To mark the release of Anchorman 2, here is a look back at famous anchormen and their signature “sign-off.” You stay classy, BRI fans.
“Good night, and good luck.” Possibly the most famous sign-off in TV history, this phrase was coined by 1950s CBS News personality Edward R. Murrow (Person to Person, See It Now). He had gotten his start on CBS Radio during World War II, broadcasting from the rooftops of London buildings during the German blitz. With the line, Murrow was earnestly reaching out to the audience in an attempt to provide comfort. He kept the line after the war.
“See you on the radio.” CBS Sunday Morning anchor Charles Osgood got his start in radio, and for a while he juggled careers in both radio and TV news. His parting words on his TV appearances became “See you on the radio,” and he kept the sign-off even after he had completely left radio.
“Good night, Chet.” “Good night, David.” When Chet Huntley and David Brinkley hosted The Huntley-Brinkley Report on NBC from 1956 to 1970, they weren’t even in the same room, let alone the same city. Brinkley broadcast from Washington, D.C., and Huntley from New York. Rarely did they actually speak to each other during the news broadcast, but they always ended the show with this tagline.
“And so it goes.” Lloyd Dobyns coined the phrase (based on the line “So it goes!” from Kurt Vonnegut’s Slaughterhouse-Five), but Linda Ellerbee popularized it when she succeeded Dobyns as the host of several NBC late-night news shows in the late 1970s and early ’80s. The line was later used by fictional reporter Murphy Brown (Candice Bergen) on Murphy Brown (1988–98). Ellerbee guest-starred on an episode and argued with Brown over who originated the phrase.
“Good night, and good news.” Okay, it’s not a real news anchor’s sign-off. It was used by Ted Baxter, the fictional Minneapolis anchorman played by Ted Knight on The Mary Tyler Moore Show (1970–77). It’s a parody of and homage to Murrow.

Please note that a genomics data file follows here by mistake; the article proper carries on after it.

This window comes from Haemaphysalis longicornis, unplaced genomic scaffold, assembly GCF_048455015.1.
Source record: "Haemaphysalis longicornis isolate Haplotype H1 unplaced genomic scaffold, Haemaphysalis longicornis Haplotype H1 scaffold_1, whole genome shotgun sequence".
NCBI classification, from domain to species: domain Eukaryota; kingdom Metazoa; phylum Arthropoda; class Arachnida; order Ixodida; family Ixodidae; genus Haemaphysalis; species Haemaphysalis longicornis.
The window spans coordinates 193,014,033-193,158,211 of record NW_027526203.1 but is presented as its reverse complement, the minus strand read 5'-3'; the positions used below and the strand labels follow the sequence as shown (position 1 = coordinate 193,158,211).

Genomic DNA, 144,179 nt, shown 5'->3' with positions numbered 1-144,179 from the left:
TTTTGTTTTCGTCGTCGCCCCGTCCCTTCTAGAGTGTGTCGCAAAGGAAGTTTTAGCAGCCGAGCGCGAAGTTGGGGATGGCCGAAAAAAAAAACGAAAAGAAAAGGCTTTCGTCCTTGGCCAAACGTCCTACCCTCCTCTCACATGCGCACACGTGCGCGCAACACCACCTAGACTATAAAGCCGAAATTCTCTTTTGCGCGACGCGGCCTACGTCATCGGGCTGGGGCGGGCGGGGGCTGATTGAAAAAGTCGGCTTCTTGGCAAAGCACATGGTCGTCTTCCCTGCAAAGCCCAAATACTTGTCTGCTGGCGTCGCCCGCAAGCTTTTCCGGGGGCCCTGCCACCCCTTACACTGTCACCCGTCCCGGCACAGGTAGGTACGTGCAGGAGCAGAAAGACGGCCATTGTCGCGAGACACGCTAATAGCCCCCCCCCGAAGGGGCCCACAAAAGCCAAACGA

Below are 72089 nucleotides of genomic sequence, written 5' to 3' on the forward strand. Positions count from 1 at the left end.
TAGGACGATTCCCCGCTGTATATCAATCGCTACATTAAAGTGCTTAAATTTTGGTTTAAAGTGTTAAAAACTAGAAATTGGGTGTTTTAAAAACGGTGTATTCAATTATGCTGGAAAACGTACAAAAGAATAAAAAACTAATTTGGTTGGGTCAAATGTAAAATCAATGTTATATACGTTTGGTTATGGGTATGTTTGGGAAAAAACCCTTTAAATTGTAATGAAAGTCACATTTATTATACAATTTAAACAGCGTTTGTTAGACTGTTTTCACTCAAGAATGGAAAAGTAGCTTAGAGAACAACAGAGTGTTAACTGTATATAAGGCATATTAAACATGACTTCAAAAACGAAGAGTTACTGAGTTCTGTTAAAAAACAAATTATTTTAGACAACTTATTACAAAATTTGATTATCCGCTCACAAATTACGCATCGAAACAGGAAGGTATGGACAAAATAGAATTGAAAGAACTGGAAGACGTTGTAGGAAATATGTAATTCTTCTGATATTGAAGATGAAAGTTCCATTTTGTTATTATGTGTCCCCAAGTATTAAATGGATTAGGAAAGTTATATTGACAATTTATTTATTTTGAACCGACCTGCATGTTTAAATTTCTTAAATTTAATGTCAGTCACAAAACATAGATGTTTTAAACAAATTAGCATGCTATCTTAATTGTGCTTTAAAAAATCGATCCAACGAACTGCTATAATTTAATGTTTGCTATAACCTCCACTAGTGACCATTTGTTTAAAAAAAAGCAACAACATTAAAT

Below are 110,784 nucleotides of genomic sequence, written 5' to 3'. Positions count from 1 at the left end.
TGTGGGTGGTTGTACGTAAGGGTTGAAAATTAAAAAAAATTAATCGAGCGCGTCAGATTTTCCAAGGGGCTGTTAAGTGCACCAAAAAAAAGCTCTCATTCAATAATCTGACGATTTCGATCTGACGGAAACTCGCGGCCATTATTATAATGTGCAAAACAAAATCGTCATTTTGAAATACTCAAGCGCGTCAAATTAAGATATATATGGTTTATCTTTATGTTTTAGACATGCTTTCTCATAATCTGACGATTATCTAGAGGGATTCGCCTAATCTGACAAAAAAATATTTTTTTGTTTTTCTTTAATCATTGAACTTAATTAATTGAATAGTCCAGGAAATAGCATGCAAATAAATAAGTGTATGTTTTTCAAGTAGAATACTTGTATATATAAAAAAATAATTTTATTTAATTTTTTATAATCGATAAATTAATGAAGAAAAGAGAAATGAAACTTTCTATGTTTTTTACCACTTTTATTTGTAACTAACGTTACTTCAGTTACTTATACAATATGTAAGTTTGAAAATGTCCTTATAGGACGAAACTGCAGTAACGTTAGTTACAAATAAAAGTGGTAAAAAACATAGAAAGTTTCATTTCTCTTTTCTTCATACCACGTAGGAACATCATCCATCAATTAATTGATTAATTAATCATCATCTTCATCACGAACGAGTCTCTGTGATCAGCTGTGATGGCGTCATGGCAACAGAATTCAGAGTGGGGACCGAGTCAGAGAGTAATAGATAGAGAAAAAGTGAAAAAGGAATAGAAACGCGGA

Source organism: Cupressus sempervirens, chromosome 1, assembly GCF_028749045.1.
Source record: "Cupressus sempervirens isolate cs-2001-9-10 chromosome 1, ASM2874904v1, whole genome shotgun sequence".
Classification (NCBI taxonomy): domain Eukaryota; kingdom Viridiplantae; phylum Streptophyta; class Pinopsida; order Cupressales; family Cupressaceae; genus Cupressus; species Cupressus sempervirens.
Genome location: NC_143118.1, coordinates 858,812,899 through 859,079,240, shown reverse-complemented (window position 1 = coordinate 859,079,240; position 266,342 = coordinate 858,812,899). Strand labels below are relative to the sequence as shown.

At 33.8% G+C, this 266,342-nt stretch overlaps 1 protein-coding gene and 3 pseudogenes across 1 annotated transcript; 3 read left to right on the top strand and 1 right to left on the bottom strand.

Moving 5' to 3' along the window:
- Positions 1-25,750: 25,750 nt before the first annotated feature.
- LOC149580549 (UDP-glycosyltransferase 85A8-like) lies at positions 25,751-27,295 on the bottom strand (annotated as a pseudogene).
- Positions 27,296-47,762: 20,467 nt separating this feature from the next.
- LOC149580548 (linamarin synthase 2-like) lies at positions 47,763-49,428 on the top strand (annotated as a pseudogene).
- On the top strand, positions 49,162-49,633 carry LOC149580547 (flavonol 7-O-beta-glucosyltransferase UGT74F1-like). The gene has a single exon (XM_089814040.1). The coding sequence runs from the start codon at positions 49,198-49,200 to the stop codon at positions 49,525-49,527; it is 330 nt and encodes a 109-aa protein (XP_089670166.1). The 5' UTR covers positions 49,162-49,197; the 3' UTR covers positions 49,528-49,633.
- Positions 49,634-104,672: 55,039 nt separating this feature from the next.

“And that’s the way it is.” CBS Evening News anchor Walter Cronkite never intended for this sign-off to become his signature line repeated nightly for decades. When he began anchoring the news in 1962, he’d planned to end each broadcast with a human interest story, followed by a brief off-the-cuff commentary or final thought. But producers told him there wouldn’t be enough time to do all that, so he quickly came up with “And that’s the way it is.” Years later, he still thought it sounded “too authoritative.”
“And that’s a part of our world.” Dan Rather took over for Cronkite in 1981, and by 1986 he was itching to create a tagline as memorable as Cronkite’s. Without telling producers, he started using one he’d come up with. At the end of a broadcast in September 1986, he said just one word: “Courage.” Two days later, following a story about Mexico, Rather said “Corajé” (Spanish for “courage”). It didn’t work out; shortly thereafter, Rather switched to the modest “And that’s a part of our world.”
“We’re in touch, so you be in touch.” Hugh Downs, and later Barbara Walters, uttered this line at the end of ABC’s newsmagazine 20/20. Although Downs doesn’t recall exactly why he started using the phrase, he has said it was probably a subtle request for viewer mail.
“If it’s Sunday, it’s Meet the Press.” The late Tim Russert’s closing phrase as host of the Sunday morning political discussion show Meet the Press sounded more like an introduction…for a show that had just ended. When interim host Tom Brokaw stepped in to host after Russert died in 2009, he kept Russert’s line as a tribute.
Originally published in Uncle John’s Bathroom Reader Tunes into TV.